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I heard him once say, “I send my voice across the Atlantic, careering like the thunder-storm against the breeze, to tell the slave-holder of the Carolinas that God's thunderbolts are hot, and to remind the bondman that the dawn of his redemption is already breaking.” You seemed to hear the tones come echoing back to London from the Rocky Mountains. Then, with the slightest possible Irish brogue, he would tell a story, while all Exeter Hall shook with laughter. The next moment, tears in his voice like a Scotch song, five thousand men wept. And all the while no effort. He seemed only breathing.

As effortless as woodland nooks
Send violets up, and paint them blue.

We used to say of Webster, “This is a great effort;” of Everett, “It is a beautiful effort;” but you never used the word “effort” in speaking of O'Connell. It provoked you that he would not make an effort. I heard him perhaps a score of times, and I do not think more than three times he ever lifted himself to the full sweep of his power.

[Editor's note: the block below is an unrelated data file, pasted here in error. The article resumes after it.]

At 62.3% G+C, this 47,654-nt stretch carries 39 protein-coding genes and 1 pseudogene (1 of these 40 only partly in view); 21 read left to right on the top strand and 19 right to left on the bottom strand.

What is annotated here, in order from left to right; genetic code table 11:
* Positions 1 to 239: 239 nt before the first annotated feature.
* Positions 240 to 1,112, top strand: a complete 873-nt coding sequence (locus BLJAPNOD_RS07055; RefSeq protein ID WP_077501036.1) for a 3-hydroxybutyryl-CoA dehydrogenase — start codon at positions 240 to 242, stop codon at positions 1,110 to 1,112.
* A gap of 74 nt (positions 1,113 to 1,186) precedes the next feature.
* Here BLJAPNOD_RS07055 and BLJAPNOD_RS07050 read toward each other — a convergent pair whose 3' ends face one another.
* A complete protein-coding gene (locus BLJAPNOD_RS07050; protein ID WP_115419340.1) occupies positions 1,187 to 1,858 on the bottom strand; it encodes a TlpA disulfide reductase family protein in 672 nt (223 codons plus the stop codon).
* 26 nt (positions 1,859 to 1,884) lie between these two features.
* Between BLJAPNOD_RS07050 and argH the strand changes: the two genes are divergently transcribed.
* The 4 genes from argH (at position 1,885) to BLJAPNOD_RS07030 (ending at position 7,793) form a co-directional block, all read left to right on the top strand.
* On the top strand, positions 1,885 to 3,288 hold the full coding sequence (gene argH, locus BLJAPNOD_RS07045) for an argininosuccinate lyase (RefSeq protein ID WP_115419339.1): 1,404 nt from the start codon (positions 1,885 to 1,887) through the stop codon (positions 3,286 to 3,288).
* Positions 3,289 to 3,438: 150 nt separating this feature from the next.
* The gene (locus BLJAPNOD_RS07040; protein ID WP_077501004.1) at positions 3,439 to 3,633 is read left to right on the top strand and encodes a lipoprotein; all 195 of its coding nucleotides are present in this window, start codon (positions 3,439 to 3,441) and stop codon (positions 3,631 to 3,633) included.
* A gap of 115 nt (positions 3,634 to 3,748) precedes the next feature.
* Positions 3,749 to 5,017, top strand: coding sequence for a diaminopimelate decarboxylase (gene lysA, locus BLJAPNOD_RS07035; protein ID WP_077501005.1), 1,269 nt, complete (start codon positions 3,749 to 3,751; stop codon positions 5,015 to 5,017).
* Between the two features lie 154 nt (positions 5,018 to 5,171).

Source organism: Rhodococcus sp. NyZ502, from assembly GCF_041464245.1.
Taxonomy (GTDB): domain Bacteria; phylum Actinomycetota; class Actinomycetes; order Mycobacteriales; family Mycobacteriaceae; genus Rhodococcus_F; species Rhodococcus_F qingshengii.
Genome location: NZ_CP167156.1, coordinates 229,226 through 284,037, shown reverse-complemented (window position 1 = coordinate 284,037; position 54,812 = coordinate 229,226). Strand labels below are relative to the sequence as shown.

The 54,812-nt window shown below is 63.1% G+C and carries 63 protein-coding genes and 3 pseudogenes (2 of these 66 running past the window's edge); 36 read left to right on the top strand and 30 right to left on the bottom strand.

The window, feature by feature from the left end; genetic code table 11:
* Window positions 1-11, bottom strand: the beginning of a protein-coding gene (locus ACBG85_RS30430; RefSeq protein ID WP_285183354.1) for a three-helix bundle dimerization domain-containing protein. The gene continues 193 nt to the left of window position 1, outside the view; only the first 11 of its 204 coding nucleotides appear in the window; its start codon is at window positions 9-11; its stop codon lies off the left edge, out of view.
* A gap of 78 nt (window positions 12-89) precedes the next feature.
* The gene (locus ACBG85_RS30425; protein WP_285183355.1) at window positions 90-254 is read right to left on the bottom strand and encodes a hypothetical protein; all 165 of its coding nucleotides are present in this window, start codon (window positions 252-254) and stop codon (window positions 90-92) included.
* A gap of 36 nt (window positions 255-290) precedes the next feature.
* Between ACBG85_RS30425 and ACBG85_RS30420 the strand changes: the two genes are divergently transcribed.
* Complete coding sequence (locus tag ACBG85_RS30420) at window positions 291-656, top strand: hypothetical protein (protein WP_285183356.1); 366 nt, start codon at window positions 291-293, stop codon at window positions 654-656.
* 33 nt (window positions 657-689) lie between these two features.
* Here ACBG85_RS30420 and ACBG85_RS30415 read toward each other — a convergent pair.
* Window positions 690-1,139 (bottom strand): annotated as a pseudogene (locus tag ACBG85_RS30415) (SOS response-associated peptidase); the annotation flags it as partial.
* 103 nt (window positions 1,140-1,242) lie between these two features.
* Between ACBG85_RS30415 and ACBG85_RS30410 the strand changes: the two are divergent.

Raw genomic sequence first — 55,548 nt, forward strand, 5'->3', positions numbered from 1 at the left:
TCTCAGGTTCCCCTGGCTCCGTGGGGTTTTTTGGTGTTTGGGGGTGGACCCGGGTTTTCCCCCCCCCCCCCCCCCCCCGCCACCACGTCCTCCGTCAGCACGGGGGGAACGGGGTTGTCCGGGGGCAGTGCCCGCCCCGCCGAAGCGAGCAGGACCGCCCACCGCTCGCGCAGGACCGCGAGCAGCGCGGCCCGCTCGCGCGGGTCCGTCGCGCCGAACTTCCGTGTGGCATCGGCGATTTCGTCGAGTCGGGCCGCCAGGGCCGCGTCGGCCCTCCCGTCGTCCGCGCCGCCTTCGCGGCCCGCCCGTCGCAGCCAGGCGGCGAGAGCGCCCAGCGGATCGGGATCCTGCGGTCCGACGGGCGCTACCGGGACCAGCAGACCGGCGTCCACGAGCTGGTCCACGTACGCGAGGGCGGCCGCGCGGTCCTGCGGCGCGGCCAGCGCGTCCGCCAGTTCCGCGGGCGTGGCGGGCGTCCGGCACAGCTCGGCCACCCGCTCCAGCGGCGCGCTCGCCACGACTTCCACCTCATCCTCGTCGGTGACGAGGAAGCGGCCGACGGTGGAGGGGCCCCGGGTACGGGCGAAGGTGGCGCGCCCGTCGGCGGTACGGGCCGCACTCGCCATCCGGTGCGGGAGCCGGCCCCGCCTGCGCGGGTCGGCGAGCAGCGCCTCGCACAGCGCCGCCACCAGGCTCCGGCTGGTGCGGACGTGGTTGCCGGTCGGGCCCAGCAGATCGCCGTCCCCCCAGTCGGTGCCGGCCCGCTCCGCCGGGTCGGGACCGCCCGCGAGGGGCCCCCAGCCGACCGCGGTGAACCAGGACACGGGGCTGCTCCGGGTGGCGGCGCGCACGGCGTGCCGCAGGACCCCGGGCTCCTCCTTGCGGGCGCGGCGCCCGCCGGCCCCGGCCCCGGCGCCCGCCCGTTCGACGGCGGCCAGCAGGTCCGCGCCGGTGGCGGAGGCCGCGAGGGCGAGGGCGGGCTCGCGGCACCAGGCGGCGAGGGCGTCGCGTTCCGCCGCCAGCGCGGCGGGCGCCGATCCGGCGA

And this wonderful power, it was not a thunder-storm: he flanked you with his wit, he surprised you out of yourself; you were conquered before you knew it. He was once summoned to court out of the hunting-field, when a young friend of his of humble birth was on trial for his life. The evidence gathered around a hat found by the body of the murdered man, which was recognized as the hat of the prisoner. The lawyers tried to break down the evidence, confuse the testimony, and get some relief from the directness of the circumstances; but in vain, until at last they called for O'Connell. He came in, flung his riding-whip and hat on the table, was told the circumstances, and taking up the hat

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Daniel O'Connell (2)
Webster (1)
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